In a column Wednesday, the National Post’s Jonathan Kay said some very nice things about this magazine and me personally, and I’d just like to remind Kay that there is a thumb-thick brown envelope taped under his chair. In keeping with the fine political tradition of Quebec, from where both he and I hail, I suggest he stuff the contents into his socks and, I dunno, buy his wife something nice. Or maybe pay off a city councillor.
Seriously, though, Kay (whom I know from my brief time at the National Post) brought up an interesting point. It’s been roughly two years since we ran our “Most Corrupt Province” piece, the cover of which depicted a very happy Bonhomme Carnaval strolling about with a briefcase overflowing with cash; two years since the media sphere in Quebec and the rest of Canada shook with varying levels of incredulity that we would say such a thing; two years since NDP leader Tom Mulcair, for reasons that were surely patriotic and not at all electoral, attempted to label us (and me personally) as anti-Quebec; two years after Jean Charest singled out Maclean’s for its “a simplistic and offensive thesis”; and two years since a parliamentary motion expressing “profound sadness” at the story, sponsored by the Bloc Québécois, passed unanimously in the House.
And what has happened since? In certain respects, not much.
Somehow, despite being profoundly saddened, the House carried on its important work, while its politicians moved on. Mulcair, despite being livid that Maclean’s would publish such Quebec-bashing “worthless facts,” wasn’t above signing copies of the magazine two years later, when we put him on the cover. At the time, the Bloc Québécois refused to speak to Maclean’s until it apologized “to the people of Quebec.” Since then, I’ve interviewed the Bloc at length, including for this piece in which I hung around with all four remaining Bloc MPs and spoke with then-aspiring leader Daniel Paillé. They were gracious and friendly, our non-apology notwithstanding.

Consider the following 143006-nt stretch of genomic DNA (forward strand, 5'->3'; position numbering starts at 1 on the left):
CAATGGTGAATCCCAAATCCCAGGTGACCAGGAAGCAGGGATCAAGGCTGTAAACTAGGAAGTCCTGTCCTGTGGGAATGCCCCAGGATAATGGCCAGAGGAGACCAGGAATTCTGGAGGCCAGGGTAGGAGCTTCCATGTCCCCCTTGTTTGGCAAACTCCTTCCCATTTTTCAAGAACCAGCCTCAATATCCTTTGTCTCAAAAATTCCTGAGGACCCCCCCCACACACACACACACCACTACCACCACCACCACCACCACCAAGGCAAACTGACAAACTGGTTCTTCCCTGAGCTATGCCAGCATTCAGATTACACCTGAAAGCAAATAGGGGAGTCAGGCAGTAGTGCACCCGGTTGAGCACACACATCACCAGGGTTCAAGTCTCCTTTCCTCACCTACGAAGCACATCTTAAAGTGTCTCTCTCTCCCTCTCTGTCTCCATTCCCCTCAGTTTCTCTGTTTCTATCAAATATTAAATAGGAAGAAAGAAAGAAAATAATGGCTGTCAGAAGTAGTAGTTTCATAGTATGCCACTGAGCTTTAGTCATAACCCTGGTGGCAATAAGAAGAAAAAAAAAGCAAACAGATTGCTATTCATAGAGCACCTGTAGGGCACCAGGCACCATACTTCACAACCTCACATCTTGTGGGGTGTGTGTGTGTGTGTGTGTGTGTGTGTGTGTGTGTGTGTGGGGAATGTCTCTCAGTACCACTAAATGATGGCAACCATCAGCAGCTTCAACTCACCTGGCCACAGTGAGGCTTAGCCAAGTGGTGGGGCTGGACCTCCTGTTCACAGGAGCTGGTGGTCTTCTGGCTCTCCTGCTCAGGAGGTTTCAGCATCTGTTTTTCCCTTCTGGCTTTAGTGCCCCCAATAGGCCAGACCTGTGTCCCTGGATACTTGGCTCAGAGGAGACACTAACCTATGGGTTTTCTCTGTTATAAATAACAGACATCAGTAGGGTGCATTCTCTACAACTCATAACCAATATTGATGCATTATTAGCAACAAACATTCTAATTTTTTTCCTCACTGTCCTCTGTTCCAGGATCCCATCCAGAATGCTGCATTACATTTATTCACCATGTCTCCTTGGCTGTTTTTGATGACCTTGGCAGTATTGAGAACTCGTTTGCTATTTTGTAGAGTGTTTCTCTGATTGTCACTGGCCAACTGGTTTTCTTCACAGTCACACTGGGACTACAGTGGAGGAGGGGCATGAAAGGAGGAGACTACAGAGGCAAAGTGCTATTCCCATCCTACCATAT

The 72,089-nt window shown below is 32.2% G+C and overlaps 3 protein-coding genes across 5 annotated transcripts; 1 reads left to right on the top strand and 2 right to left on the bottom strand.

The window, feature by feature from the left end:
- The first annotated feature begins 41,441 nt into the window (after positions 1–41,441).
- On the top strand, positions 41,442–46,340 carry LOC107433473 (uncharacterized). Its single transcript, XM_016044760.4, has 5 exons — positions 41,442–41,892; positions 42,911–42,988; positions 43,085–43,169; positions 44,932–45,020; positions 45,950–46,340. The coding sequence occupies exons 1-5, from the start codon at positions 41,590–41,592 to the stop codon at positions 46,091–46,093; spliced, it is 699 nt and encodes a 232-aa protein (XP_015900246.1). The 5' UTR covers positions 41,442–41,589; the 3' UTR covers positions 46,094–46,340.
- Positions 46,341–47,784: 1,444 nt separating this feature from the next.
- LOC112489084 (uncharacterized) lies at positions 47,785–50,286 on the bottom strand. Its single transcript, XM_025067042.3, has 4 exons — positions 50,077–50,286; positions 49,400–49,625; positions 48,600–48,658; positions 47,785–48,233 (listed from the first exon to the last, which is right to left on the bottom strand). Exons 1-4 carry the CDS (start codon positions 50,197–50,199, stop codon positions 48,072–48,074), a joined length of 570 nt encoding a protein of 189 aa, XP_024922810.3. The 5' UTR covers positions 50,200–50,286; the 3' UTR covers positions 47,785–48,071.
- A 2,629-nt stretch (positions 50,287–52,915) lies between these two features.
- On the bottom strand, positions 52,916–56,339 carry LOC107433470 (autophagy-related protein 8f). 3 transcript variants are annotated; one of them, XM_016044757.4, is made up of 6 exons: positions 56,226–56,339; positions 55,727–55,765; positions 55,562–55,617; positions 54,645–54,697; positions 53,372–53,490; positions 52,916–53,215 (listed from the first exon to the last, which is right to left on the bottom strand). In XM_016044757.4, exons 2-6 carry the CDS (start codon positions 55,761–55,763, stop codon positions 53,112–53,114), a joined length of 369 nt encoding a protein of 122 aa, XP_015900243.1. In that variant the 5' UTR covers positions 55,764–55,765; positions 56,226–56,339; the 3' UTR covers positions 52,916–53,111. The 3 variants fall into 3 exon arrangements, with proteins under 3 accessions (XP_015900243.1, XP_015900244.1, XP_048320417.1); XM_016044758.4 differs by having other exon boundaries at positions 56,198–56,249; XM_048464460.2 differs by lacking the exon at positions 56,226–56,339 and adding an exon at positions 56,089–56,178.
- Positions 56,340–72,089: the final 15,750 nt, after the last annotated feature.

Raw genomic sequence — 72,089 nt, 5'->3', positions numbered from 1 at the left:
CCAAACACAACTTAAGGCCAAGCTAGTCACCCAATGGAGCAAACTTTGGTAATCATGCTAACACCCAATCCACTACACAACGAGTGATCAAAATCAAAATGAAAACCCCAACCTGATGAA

And yet that silly little Parliamentary motion still stands—despite the near-overwhelming daily barrage of evidence that suggests that, well, we were right. To wit: three of Jean Charest’s former cabinet ministers have been implicated in illegal campaign financing schemes. This includes former Deputy Premier Nathalie Normandeau, who during our appearance on Tout Le Monde En Parle demanded I apologize for our “insult to Quebecers.” This is the same politician who harvested some $110,000 for Liberal Party of Quebec coffers—much of it illegally, according to Lino Zambito—thanks to a dinner hosted by Zambito, a would-be construction magnate with known mafia ties. She also let Zambito give her Céline Dion tickets. And roses, for her 40th birthday. Sorry, who is an insult to Quebecers, again?
In Montreal, meanwhile, long-serving, long-suffering, forever-deaf-and-blind Mayor Gérald Tremblay is alleged to have known for years about illegal donations to his party; this, according to one of his former party organizers.
This is entirely separate from the city’s cadre of engineers, members of which were taking mafia bribes, or the well-worn contract-rigging system that ensured that Montreal taxpayers were soaked for wildly inflated construction projects. Then there’s Laval Mayor Gilles Vaillancourt, who recently took medical leave following a police raid on his home and security deposit boxes, apparently in search of millions of illegally funneled dollars. A sombre Radio-Canada technician moseyed up to me the other day as I was setting up for a TV hit. Votre couverture était éronée, he said to me. Le bonhomme portait pas assez d’cash dans sa sacoche. Translation: “Your cover was wrong. There wasn’t enough cash in Bonhomme’s briefcase.”
Here’s the sad part: I could go on and on, but I won’t. Suffice to say, it’s a bit baffling that Parliament isn’t as outraged about the state of Quebec politics today as it was about a certain magazine pointing much of this out two years ago. At the very least, you’d think it would be profoundly saddened.